Seven years ago, in the gym at Edison High School, I told a group of 9th graders about what was then a new summer-jobs program called STEP-UP. One of the students who heard me was Hashim Yonis. Hashim applied and a few months later, he had a STEP-UP job at the downtown law firm of Faegre & Benson.
Yesterday, it was my turn to watch Hashim on stage — at the White House. He and I were invited to attend the day-long kick-off of the Obama Administration’s new Summer Jobs Plus initiative, for which STEP-UP serves as a model. Hashim spoke on a panel of young people who have benefited from meaningful summer employment and skills training, and this extraordinary, 23-year-old man told his extraordinary story:
Born in a war zone in Somalia, Hashim lived in refugee camps in Ethiopia and Kenya before coming to Minneapolis 10 years ago, speaking no English. After finishing Sanford Middle School, he enrolled at Edison, got that first STEP-UP job, then another one in the Minneapolis Public Works Department before finishing at the top of his class. He went to graduate from St. Olaf College. Today he works as an administrator at Wellstone International School in Roosevelt High. (Check out this great MinnPost story about Hashim and STEP-UP.)
Hashim was the rock star of President Obama’s summit on summer jobs — impressive, when you consider that Jon Bon Jovi, a member of the White House Council on Community Solutions, was in the audience … along with Education Secretary Arne Duncan, Labor Secretary Hilda Solis, other presidential advisors and leaders of some of the country’s top businesses and nonprofits. Secretary Solis tweeted, “Hashim Yonis, a #summerjobs participant from Minneapolis, just shared an amazing story of perseverance and the power of opportunity.”
And when Hashim was done telling his story, President Obama hugged him.
Hashim is one of a kind — but he’s not alone. He’s one of 14,000 young people who have held a STEP-UP summer job since we started STEP-UP with our nonprofit partner AchieveMpls. Many of these 14,000 young people have also taken advantage of the two other pieces of the Minneapolis Promise: planning their futures at college and career centers in every Minneapolis public high school, and financial help for college at the University of Minnesota and MCTC.
One of the best things about STEP-UP is that it’s there for young people who haven’t always gotten the opportunities they deserve: more than 50% of STEP-UP interns come from immigrant families, 86% are youth of color and 93% come from families living in poverty.
It’s no coincidence that since STEP-UP began, graduation rates in Minneapolis Public Schools have climbed from 53% to 78%.
The success of STEP-UP has only been possible because leaders of 211 employers in the private, public and nonprofit sectors have funded STEP-UP jobs, with help from the state and federal governments. I cannot thank them enough — and I want to extend special thanks to U.S. Bank Chairman and CEO Richard Davis, a strong business champion for our youth, who co-chairs STEP-UP with me.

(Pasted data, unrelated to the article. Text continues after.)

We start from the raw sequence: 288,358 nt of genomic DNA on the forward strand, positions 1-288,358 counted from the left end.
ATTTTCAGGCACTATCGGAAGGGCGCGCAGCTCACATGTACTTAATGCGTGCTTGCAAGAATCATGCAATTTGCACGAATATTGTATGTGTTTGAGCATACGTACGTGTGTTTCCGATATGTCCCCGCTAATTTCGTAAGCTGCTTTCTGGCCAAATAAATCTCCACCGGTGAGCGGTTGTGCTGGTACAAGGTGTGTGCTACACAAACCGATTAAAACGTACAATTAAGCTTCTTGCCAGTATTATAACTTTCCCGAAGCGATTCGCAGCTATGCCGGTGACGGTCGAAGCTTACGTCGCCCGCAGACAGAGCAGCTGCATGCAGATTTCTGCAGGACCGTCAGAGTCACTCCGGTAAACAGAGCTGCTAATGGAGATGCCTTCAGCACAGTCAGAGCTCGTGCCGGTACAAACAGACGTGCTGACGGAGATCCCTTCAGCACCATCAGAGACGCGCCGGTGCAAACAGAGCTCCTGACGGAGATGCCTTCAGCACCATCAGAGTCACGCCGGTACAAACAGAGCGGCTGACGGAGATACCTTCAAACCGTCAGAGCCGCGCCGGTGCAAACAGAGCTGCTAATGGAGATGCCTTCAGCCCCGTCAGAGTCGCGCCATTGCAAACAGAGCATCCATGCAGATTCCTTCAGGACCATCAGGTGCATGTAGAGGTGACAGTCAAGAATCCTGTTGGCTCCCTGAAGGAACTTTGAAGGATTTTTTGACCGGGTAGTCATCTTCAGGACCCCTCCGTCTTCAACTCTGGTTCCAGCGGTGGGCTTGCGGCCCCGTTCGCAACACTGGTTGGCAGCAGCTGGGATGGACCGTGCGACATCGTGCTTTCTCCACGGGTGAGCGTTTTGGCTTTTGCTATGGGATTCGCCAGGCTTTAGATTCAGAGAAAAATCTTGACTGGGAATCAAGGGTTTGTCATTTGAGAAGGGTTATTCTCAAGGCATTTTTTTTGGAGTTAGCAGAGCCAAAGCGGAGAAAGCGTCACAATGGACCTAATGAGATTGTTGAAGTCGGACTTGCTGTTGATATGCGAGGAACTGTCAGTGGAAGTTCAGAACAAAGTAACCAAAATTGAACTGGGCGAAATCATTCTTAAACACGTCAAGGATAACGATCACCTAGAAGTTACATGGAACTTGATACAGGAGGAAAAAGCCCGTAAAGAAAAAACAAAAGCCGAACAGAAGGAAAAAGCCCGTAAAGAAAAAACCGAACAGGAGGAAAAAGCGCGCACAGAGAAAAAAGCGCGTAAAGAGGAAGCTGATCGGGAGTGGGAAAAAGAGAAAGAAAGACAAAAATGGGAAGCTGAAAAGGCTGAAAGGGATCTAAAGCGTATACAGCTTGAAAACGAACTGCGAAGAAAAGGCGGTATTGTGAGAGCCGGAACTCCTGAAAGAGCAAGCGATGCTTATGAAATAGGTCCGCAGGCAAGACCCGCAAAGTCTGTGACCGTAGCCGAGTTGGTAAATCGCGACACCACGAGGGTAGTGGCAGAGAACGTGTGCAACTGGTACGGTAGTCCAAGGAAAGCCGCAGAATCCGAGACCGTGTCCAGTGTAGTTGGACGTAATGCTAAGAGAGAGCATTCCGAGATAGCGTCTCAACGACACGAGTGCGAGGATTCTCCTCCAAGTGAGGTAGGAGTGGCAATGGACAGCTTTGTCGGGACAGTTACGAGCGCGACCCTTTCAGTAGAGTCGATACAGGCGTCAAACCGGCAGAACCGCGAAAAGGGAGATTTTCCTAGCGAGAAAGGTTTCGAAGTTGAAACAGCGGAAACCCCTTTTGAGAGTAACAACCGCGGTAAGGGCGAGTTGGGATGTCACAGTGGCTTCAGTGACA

The jobs these employers have provided are huge gifts from this community to these kids. In 2011 alone, these jobs put $3 million in payroll into low-income families.
But make no mistake: these new young leaders are also a huge gift to our community. Hashim, for example, speaks seven languages, and many STEP-UP interns speak at least two. Think of it this way: no other city in the country is training a workforce that is as globally savvy. These young people will make the Minneapolis of tomorrow a global economic powerhouse.
Hiring promising young people from disadvantaged backgrounds for high-quality summer jobs and putting them on the road to success is the right thing to do. But it’s more than the right thing to do: it puts money into our economy today and it prepares our economy for the future.
Here’s where you can help: by hiring a STEP-UP intern where you work. Our community has done much to grow STEP-UP but we need to do more, because we have a waiting list of 2,000 deserving young people who are ready to work hard and give back. And if your workplace already has a STEP-UP intern, you already know how good they are — so you can help by hiring another.
Since that day seven years ago when I met Hashim at Edison, I have been promoting STEP-UP and the Minneapolis Promise at 9th-grade assemblies at every Minneapolis high school, every year.
This year at Roosevelt, I was introduced to the 9th graders by Hashim, now an administrator at their school. He told them that he once sat where they are and if he could make it, they could too.
From my vantage point on that stage, I looked out at all those young faces from so many backgrounds, and I saw a very bright future for Minneapolis.